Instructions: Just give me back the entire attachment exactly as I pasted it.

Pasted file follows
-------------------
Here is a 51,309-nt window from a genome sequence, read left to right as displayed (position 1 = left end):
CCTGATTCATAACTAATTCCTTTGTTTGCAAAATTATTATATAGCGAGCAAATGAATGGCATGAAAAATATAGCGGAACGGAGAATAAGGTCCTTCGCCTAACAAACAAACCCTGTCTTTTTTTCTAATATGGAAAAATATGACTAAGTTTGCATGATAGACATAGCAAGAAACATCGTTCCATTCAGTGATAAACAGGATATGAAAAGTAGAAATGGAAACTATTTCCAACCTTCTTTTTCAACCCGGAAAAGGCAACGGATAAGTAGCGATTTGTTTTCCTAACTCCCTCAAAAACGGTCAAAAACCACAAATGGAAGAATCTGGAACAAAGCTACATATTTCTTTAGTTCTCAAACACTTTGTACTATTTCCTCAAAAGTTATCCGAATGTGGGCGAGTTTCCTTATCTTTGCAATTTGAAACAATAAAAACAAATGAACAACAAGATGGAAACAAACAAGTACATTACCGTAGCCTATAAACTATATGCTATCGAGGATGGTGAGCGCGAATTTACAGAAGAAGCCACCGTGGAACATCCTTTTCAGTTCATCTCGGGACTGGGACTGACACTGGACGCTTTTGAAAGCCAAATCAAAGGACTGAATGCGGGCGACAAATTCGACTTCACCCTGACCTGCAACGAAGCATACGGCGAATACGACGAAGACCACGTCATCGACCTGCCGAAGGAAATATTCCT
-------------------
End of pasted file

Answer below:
Here is a 51,309-nt window from a genome sequence, read left to right as displayed (position 1 = left end):
CCTGATTCATAACTAATTCCTTTGTTTGCAAAATTATTATATAGCGAGCAAATGAATGGCATGAAAAATATAGCGGAACGGAGAATAAGGTCCTTCGCCTAACAAACAAACCCTGTCTTTTTTTCTAATATGGAAAAATATGACTAAGTTTGCATGATAGACATAGCAAGAAACATCGTTCCATTCAGTGATAAACAGGATATGAAAAGTAGAAATGGAAACTATTTCCAACCTTCTTTTTCAACCCGGAAAAGGCAACGGATAAGTAGCGATTTGTTTTCCTAACTCCCTCAAAAACGGTCAAAAACCACAAATGGAAGAATCTGGAACAAAGCTACATATTTCTTTAGTTCTCAAACACTTTGTACTATTTCCTCAAAAGTTATCCGAATGTGGGCGAGTTTCCTTATCTTTGCAATTTGAAACAATAAAAACAAATGAACAACAAGATGGAAACAAACAAGTACATTACCGTAGCCTATAAACTATATGCTATCGAGGATGGTGAGCGCGAATTTACAGAAGAAGCCACCGTGGAACATCCTTTTCAGTTCATCTCGGGACTGGGACTGACACTGGACGCTTTTGAAAGCCAAATCAAAGGACTGAATGCGGGCGACAAATTCGACTTCACCCTGACCTGCAACGAAGCATACGGCGAATACGACGAAGACCACGTCATCGACCTGCCGAAGGAAATATTCCT